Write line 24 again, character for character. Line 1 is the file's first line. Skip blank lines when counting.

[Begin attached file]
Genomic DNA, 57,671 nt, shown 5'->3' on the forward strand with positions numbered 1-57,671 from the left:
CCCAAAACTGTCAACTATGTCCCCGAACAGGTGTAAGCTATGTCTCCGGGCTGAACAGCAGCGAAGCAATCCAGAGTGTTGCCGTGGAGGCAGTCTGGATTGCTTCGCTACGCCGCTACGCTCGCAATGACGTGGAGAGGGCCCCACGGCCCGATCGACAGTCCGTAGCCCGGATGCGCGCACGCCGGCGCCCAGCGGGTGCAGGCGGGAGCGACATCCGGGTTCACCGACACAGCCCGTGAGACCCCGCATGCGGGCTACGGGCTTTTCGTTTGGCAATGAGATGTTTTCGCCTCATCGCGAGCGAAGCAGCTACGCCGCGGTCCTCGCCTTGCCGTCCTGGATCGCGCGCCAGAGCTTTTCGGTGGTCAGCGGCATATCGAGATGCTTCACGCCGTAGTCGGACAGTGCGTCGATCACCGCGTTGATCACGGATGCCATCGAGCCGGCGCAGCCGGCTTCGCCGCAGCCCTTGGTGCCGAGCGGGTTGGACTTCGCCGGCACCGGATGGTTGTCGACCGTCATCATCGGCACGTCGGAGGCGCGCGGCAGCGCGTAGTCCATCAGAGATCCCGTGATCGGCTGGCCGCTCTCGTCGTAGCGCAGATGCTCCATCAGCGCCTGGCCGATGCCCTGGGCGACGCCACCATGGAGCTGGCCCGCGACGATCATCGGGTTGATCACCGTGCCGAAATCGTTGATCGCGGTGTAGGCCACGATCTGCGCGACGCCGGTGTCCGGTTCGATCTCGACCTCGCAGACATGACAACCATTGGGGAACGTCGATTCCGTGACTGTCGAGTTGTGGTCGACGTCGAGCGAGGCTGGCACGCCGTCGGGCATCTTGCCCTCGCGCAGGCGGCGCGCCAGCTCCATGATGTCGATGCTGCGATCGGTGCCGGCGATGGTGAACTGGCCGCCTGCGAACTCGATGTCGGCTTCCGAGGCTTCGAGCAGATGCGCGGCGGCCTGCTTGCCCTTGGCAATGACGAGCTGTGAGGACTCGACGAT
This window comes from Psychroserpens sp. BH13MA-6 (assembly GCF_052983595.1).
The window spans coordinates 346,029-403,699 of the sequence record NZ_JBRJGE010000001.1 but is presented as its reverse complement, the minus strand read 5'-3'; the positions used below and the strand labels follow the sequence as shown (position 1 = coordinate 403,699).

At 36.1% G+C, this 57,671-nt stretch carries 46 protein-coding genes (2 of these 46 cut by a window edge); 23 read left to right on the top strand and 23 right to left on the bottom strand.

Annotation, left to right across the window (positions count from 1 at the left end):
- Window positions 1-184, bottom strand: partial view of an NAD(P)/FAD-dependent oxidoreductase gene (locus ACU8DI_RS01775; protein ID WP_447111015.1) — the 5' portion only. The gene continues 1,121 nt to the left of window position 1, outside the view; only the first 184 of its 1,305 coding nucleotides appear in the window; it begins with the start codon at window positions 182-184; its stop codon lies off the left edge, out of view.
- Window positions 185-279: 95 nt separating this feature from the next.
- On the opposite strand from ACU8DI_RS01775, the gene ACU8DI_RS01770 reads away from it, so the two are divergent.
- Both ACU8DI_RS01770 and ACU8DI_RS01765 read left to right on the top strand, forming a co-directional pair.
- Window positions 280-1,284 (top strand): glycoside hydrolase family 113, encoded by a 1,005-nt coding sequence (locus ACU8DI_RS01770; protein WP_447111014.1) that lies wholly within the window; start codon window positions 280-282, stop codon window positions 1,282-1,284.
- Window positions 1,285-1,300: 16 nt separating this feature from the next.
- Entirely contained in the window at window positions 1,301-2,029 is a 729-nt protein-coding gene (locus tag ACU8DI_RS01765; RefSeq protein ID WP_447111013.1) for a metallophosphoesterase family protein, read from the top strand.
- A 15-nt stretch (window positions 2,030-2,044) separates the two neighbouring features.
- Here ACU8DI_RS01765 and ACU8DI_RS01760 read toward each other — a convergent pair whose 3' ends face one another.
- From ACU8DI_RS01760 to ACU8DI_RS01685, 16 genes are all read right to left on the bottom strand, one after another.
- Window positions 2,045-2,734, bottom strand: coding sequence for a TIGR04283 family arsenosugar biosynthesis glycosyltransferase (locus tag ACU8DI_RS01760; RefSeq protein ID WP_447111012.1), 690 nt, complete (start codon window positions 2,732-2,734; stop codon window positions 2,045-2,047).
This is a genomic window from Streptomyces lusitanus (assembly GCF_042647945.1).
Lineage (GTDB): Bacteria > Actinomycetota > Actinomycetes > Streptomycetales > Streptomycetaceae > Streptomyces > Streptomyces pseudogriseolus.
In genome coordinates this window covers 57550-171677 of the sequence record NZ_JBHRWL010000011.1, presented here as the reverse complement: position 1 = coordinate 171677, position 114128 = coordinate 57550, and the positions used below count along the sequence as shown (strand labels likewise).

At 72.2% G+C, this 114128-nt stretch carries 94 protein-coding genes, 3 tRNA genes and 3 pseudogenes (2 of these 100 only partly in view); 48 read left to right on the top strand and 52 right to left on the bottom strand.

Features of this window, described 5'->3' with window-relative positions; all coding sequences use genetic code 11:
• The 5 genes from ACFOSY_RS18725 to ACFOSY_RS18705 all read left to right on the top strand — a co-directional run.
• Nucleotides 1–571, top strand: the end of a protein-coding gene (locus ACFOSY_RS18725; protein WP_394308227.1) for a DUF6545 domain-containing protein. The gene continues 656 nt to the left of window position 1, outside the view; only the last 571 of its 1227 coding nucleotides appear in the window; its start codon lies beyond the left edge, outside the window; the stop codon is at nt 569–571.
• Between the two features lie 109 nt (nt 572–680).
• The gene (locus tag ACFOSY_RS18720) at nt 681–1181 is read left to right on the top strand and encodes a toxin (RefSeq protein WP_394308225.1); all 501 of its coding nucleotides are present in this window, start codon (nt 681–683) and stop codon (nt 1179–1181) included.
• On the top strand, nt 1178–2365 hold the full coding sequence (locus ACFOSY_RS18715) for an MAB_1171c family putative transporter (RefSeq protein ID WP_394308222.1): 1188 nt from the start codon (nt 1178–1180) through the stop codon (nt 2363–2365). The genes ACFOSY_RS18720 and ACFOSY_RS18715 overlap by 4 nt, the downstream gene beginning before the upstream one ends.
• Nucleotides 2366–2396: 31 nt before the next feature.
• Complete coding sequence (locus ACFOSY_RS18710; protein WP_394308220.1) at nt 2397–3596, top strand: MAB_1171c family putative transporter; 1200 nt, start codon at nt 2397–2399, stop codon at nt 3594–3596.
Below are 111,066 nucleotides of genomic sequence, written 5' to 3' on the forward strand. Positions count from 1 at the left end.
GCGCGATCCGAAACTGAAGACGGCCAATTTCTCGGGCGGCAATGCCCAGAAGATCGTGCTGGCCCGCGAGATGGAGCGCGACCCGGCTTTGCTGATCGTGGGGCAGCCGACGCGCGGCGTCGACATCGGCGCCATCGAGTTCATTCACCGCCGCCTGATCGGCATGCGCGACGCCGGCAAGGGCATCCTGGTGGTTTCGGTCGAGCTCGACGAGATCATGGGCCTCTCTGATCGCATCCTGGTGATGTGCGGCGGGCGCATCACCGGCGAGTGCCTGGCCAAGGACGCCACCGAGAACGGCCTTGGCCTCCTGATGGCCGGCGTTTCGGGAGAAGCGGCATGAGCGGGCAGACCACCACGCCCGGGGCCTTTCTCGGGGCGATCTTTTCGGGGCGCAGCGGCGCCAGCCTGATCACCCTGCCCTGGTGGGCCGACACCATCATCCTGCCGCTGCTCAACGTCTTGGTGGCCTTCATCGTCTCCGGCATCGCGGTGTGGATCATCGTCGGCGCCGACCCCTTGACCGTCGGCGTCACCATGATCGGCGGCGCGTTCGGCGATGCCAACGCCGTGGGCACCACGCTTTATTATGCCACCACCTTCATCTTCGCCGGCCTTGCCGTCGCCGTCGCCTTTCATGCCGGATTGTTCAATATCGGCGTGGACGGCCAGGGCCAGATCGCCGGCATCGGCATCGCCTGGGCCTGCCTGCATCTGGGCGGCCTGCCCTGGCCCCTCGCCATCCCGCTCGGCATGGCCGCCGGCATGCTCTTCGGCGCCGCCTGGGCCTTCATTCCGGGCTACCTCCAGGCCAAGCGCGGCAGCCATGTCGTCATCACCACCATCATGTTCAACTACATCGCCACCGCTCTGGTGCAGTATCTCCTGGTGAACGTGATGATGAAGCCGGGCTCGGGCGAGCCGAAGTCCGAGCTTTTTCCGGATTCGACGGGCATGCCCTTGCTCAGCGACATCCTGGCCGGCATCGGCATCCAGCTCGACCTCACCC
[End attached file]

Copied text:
• Nucleotides 1–571, top strand: the end of a protein-coding gene (locus ACFOSY_RS18725; protein WP_394308227.1) for a DUF6545 domain-containing protein. The gene continues 656 nt to the left of window position 1, outside the view; only the last 571 of its 1227 coding nucleotides appear in the window; its start codon lies beyond the left edge, outside the window; the stop codon is at nt 569–571.